January 24, 1968: Petition for hearing denied by the Supreme Court.
January 31, 1968: Remittitur filed.
July 18, 1968: Deposition of defendant Pickell taken by plaintiff.
August 5, 1968: Petition for Writ of Coram Nobis filed in trial court.
August 5, 1968: Application to Recall Remittitur filed in Court of Appeal.
August 19, 1968: Application to Recall Remittitur denied.
October 4, 1969: Petition for Coram Nobis granted and order made vacating judgment and allowing plaintiff to file a second amended complaint.
Appealability of the Order of October 4, 1968
Plaintiff's contention that the order from which this appeal is taken is non-appealable is so clearly mistaken that it deserves only very brief discussion. Since this order was made after the judgment of dismissal from which plaintiff took his unsuccessful appeal had become final, it obviously is ‘a special order made after final judgment’ within the meaning of former section 963(2) of the Code of Civil Procedure and certainly it is an order after a judgment made appealable by subdivision (a) of section 904.1 of the Code of Civil Procedure within the meaning of subdivision (b) of the same section which superseded section 963 effective November 13, 1968.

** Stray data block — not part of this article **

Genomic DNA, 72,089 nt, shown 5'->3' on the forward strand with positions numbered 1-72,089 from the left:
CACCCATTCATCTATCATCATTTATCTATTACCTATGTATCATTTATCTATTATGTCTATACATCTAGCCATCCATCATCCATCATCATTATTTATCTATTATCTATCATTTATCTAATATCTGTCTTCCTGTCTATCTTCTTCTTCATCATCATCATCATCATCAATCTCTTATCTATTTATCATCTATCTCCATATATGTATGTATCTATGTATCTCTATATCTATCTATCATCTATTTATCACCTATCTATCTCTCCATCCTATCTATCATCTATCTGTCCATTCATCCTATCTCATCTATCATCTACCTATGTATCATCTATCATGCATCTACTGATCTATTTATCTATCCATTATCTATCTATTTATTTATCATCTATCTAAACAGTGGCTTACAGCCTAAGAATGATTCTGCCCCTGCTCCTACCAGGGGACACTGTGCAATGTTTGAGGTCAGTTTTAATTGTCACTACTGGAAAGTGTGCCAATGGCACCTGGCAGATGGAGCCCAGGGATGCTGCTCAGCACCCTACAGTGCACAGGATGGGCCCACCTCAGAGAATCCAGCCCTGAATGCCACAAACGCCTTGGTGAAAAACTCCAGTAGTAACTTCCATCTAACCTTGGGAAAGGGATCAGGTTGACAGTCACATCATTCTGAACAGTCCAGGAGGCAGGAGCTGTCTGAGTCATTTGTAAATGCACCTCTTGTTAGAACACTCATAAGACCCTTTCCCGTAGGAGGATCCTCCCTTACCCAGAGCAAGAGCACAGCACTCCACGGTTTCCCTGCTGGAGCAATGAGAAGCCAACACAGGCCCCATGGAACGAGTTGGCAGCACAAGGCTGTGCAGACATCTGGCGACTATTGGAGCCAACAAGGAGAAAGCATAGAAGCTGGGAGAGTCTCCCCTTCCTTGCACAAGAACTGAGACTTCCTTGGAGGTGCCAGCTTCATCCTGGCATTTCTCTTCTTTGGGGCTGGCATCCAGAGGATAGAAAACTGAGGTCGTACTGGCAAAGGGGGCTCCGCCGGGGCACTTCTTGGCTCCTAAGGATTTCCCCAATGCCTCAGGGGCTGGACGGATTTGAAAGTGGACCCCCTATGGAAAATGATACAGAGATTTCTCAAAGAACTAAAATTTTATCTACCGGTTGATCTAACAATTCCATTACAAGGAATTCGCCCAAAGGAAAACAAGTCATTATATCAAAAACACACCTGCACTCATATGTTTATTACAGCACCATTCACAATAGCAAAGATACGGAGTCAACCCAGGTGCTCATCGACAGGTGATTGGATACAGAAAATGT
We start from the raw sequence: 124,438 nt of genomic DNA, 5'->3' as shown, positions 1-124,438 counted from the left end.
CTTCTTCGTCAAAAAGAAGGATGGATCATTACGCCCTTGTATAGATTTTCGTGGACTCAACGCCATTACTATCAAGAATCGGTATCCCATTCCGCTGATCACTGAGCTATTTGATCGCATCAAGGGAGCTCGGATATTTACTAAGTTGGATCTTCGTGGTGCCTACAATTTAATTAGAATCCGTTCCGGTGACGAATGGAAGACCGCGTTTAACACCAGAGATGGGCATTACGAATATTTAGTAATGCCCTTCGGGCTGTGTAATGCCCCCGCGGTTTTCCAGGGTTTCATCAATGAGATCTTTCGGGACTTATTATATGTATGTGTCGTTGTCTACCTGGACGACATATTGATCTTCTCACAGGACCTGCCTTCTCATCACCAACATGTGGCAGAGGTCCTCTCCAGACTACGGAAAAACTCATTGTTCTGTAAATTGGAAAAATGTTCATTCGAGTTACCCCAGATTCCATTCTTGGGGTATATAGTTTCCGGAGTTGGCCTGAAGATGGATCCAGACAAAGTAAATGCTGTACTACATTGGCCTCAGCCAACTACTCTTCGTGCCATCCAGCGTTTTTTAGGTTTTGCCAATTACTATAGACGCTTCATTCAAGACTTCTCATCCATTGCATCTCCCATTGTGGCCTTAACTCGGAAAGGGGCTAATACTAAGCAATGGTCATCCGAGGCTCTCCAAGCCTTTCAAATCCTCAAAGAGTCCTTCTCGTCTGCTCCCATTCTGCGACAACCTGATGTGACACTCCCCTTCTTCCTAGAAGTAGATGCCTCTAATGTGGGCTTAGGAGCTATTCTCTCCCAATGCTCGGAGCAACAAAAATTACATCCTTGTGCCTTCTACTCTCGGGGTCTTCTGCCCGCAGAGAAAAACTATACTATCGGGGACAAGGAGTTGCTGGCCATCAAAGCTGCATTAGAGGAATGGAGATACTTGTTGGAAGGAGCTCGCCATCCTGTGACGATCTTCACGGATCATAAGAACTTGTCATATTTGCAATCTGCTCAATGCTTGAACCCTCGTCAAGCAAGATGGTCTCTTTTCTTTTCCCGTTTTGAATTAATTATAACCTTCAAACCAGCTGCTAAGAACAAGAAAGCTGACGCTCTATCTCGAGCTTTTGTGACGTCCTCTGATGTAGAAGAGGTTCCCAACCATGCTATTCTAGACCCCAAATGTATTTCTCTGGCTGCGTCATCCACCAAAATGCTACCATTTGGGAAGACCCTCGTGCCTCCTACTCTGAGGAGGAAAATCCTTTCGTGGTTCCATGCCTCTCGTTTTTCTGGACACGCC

It has been held repeatedly that orders of this character are appealable as special orders made after final judgment. (Harth v. Ten Eyck, 12 Cal.2d 709, 87 P.2d 693; Yarbrough v. Yarbrough, 144 Cal.App.2d 610, 301 P.2d 426; Martin v. Board of Trustees, 37 Cal.App.2d 481, 99 P.2d 684; Phelan v. Superior Court, 35 Cal.2d 363, 217 P.2d 951; 3 Witkin, California Procedure, s 25, p. 2170.)
Trial Court Jurisdiction And Propriety of Remedy Invoked
Appellant has presented plausible arguments and has cited authorities in support of its contention that in view of the order of the Court of Appeal denying respondent's application to recall the remittitur following the adverse decision on the former appeal, the trial court lacked power to grant the same relief which the appellate court had denied, especially since the same identical ground was asserted, and the same factual showing was made in both courts. (Cf. Darlington v. Basalt Rock Co., 188 Cal.App.2d 706, 10 Cal.Rptr. 556.)